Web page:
Bjørnson was one of the first recipients of the Nobel prize in literature. This novel is among his earliest works and depicts the life of farmers on the norwegian countryside.
against it, and she went to dress herself. But when they had gone far enough to hear the church bells, she suddenly burst into tears. The mother grew deadly pale; yet they went on to church, heard the sermon and prayers, sang all the hymns, and let the last sound of the bells die away before they left. But when they were seated at home again, the mother took Margit's face between her hands, and said, "Keep back nothing from me, my child!"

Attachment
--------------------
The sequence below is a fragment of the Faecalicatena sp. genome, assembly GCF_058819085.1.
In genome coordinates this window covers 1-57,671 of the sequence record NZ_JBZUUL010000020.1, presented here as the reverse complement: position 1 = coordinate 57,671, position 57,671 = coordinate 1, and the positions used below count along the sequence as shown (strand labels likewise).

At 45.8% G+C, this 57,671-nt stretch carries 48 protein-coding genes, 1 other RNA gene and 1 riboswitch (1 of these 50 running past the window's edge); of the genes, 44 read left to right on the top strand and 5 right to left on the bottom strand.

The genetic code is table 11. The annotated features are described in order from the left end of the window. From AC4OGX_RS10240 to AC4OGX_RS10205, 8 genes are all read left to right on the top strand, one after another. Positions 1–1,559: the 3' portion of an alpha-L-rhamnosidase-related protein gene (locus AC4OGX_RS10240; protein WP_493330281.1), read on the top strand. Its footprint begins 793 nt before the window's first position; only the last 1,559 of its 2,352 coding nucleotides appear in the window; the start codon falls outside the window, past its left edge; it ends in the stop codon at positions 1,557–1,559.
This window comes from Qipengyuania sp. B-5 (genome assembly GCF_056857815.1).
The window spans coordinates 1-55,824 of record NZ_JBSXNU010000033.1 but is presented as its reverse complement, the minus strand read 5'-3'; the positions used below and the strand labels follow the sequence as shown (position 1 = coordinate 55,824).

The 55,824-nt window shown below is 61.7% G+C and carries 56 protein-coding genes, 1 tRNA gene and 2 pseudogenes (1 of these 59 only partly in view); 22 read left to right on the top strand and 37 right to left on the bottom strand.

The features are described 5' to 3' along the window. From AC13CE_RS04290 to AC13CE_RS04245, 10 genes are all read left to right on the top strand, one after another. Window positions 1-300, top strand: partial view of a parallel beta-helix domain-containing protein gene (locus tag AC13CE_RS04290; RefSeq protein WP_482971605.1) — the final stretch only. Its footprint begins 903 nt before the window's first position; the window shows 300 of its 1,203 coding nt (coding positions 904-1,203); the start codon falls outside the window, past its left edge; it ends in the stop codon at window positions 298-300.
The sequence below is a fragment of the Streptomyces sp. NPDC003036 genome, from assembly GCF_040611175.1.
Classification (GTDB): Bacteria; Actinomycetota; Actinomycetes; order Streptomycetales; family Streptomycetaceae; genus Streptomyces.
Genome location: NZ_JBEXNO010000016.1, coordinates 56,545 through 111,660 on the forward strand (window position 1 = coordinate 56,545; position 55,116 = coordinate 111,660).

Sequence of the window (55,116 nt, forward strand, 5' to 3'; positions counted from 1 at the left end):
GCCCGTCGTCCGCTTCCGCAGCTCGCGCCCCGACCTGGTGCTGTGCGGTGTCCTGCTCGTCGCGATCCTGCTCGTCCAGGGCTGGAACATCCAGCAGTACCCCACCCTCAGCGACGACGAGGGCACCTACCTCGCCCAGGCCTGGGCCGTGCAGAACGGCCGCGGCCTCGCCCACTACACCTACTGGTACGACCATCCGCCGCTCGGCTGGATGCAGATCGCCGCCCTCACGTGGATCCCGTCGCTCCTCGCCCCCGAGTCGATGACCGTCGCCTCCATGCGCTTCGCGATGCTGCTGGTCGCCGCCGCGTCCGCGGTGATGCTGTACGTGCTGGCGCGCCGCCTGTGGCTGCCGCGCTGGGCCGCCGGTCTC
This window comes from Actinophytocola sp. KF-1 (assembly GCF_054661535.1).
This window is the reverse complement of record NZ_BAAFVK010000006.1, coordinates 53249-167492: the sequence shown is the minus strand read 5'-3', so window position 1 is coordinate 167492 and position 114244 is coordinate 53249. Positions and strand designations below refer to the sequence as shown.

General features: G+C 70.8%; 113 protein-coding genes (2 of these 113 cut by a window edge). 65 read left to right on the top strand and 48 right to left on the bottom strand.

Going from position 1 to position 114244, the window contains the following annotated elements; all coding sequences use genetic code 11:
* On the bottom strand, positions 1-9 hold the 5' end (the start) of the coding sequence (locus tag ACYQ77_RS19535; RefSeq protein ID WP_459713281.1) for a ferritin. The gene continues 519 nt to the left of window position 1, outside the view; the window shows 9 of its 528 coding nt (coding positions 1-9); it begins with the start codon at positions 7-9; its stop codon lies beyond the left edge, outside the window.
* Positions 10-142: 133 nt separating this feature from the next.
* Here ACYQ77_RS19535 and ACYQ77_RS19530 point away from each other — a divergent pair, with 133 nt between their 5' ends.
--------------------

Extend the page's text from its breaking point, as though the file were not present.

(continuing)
When another winter came Margit did not dance. But Nils, the tailor, played and drank more than ever, and always danced with the prettiest girl at every party. People then said, in fact, he might have had any one of the first girls in the parish for his wife if he chose; and some even said that Eli Boeen had himself made an offer for his daughter, Birgit, who had quite fallen in love with him.
But just at that time an infant born at Kampen was baptized, and received the name, Arne; but Nils, the tailor, was said to be its father.
On the evening of the sa